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Old Station, California, United States

Subway Cave, Lassen National Forest

Descend into the dark volcanic underworld of the Subway Cave lava tube for a short yet highly memorable hike.

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Difficulty: Easy
Length: 0.4 miles / 0.6 km
Duration: 1 hour or less
Family Friendly
Overview: Twenty thousand years ago and just 15 miles north of Lassen Volcanic National Park, the ground broke apart and huge volumes of volcanic rock poured forth to create the enormous expanse that is the Hat Creek Lava Flow.

Exposed to the air, the top of the lava flow began to cool and solidify, while molten rock below continued to flow - insulated by the now solid roof and creating lava tubes which carried the red-hot rock miles from its source.

Subway Cave is a section of lava tube less than a third of a mile long, located between two areas of ceiling cave-ins. Substantial concrete steps have been constructed at both ends of the cave, providing easy access for all would-be spelunkers.

Tips: • Flashlights are a necessity in the cave. Forgetful folk may be able to rent them from the information center at Old Station, just south of the Subway Cave park.
• Take a jacket with you if you feel the cool conditions in the cave may be uncomfortable.
• Open from May to October due to winter weather restrictions.
• A very short return hike is also available which double-backs across the top of the tube to the entrance near the parking lot.

Points of Interest



The parking lot and trailhead is located at the end of a well-signed road just north of Old Station, CA on state route 89. Here you’ll find plenty of parking, a restroom and several interpretive signs.

Grab your flashlights and your jackets (it does get cool down there) and head along the trail and then up a set of steps before reaching the entrance.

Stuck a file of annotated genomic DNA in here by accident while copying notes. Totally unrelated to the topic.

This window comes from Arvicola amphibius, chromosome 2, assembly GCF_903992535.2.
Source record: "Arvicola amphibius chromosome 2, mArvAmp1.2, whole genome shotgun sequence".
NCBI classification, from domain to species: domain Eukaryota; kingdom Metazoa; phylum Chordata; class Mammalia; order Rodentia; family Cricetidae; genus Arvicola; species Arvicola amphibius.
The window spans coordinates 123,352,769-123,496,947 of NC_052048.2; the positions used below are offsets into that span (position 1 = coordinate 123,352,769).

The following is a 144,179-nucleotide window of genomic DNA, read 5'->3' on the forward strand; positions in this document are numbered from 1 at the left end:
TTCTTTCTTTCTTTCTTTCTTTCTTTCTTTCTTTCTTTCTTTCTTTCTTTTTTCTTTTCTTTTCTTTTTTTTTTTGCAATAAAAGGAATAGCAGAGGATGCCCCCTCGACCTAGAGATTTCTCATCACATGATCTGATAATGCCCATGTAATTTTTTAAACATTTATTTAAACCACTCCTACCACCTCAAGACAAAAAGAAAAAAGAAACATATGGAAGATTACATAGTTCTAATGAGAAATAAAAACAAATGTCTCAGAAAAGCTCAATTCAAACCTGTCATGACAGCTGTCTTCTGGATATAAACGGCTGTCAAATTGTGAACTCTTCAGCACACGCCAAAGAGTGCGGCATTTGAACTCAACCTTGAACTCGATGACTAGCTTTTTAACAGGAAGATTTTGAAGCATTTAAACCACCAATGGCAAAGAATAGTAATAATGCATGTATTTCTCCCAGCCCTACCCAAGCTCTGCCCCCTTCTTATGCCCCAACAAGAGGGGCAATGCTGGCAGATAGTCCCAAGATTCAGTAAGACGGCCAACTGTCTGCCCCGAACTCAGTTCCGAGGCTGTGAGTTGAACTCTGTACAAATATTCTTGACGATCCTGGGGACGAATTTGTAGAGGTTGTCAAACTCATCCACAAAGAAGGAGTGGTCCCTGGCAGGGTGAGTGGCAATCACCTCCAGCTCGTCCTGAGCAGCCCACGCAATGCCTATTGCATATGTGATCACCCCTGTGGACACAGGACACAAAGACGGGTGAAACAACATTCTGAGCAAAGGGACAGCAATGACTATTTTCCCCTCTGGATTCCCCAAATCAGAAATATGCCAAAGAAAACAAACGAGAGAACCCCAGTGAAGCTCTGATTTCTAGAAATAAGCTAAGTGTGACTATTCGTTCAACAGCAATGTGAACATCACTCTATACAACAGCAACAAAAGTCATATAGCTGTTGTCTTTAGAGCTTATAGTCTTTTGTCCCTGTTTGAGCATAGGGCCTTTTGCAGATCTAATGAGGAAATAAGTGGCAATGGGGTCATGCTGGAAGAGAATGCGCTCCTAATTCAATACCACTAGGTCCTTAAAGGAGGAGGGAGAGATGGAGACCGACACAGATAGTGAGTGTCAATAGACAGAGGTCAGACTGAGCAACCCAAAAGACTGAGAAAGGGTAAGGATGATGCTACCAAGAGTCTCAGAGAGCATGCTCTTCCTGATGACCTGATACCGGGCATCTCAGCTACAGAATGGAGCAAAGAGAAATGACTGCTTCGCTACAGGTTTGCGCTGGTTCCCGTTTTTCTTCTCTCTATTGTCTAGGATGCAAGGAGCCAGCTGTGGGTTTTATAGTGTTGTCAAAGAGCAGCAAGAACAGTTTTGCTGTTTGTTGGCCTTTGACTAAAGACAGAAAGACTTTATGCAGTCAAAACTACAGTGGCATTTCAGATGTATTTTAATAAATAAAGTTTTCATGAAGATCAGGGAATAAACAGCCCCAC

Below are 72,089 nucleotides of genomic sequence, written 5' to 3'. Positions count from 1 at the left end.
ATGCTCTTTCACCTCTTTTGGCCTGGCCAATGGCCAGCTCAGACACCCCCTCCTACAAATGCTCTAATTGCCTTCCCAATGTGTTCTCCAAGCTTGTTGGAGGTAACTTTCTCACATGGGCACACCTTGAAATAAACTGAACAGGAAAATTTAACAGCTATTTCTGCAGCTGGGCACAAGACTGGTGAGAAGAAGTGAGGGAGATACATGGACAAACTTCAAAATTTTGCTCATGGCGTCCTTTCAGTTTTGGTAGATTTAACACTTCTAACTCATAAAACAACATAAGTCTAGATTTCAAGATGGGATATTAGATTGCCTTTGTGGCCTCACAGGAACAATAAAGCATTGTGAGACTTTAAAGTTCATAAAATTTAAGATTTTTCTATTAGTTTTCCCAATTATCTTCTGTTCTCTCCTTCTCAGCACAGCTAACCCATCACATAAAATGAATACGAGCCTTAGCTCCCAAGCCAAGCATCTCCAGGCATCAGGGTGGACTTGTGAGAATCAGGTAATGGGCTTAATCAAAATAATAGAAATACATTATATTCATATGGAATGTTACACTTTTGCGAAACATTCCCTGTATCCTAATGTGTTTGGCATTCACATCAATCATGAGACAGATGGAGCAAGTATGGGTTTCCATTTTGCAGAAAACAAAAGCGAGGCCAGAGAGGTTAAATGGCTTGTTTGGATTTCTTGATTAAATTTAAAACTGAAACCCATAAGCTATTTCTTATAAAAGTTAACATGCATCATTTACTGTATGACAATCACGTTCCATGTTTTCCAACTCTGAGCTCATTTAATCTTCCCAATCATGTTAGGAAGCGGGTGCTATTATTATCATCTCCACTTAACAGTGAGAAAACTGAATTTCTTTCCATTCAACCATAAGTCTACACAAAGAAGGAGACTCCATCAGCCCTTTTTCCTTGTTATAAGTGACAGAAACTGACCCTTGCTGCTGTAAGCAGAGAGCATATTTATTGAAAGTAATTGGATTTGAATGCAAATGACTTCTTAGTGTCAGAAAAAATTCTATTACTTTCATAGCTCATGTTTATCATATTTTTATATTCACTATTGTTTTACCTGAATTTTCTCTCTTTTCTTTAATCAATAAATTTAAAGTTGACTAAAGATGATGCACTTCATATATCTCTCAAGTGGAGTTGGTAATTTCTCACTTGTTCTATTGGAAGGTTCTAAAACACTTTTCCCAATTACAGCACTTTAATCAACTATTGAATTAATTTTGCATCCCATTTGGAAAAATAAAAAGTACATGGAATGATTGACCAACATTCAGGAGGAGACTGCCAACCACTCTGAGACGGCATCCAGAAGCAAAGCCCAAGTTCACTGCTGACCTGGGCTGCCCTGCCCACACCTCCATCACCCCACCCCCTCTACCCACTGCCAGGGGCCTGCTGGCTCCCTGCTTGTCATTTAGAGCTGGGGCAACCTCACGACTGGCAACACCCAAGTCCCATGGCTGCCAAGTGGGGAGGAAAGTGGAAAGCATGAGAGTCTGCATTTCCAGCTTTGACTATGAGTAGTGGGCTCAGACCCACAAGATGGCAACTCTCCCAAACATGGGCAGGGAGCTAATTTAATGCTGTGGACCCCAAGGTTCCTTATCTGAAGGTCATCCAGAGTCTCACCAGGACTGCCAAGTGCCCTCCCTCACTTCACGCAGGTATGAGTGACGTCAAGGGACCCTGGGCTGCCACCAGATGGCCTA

Devil's Doorway

Someone got a little carried away when it came to naming some of the cave’s features, but we’ll forgive them for trying to make geology more exciting. Although it’s not like Subway Cave isn’t dramatic enough already.

Descend the wide concrete steps at Devil’s Doorway and enter the mouth of the lava tube. There’s no point waiting for your eyes to adjust to the darkness here, since once you’re deep in the cave there’s nothing around you except pitch blackness. Simply switch on your flashlights and start exploring.

Tripping hazards are few in this lava tube, but keep your eyes peeled for occasional obstacles nevertheless, in addition to watching out for low ceilings.

Be sure to spend some time appreciating the small interpretive signs dotted around the cave, which provide some great insights into the features of this geological oddity.

Rattlesnake Collapse

Daylight returns at the end of the Subway Cave tour and return to the surface up the concrete steps.

There are two routes back to the parking lot from here - a sharp right turn will take you back on the quickest route, or you can follow our guide on a slightly longer, quieter more pleasant journey through scrub and partial forest.

PCT Junction

At the PCT junction bear right.

Road Junction

Upon reaching the road take another right turn, following the pavement back to the parking lot and the trailhead.
Pictures in this guide taken by: Trailspotting

Trailspotting content © Stuart Green 2010 including text, images, videos and route detail.

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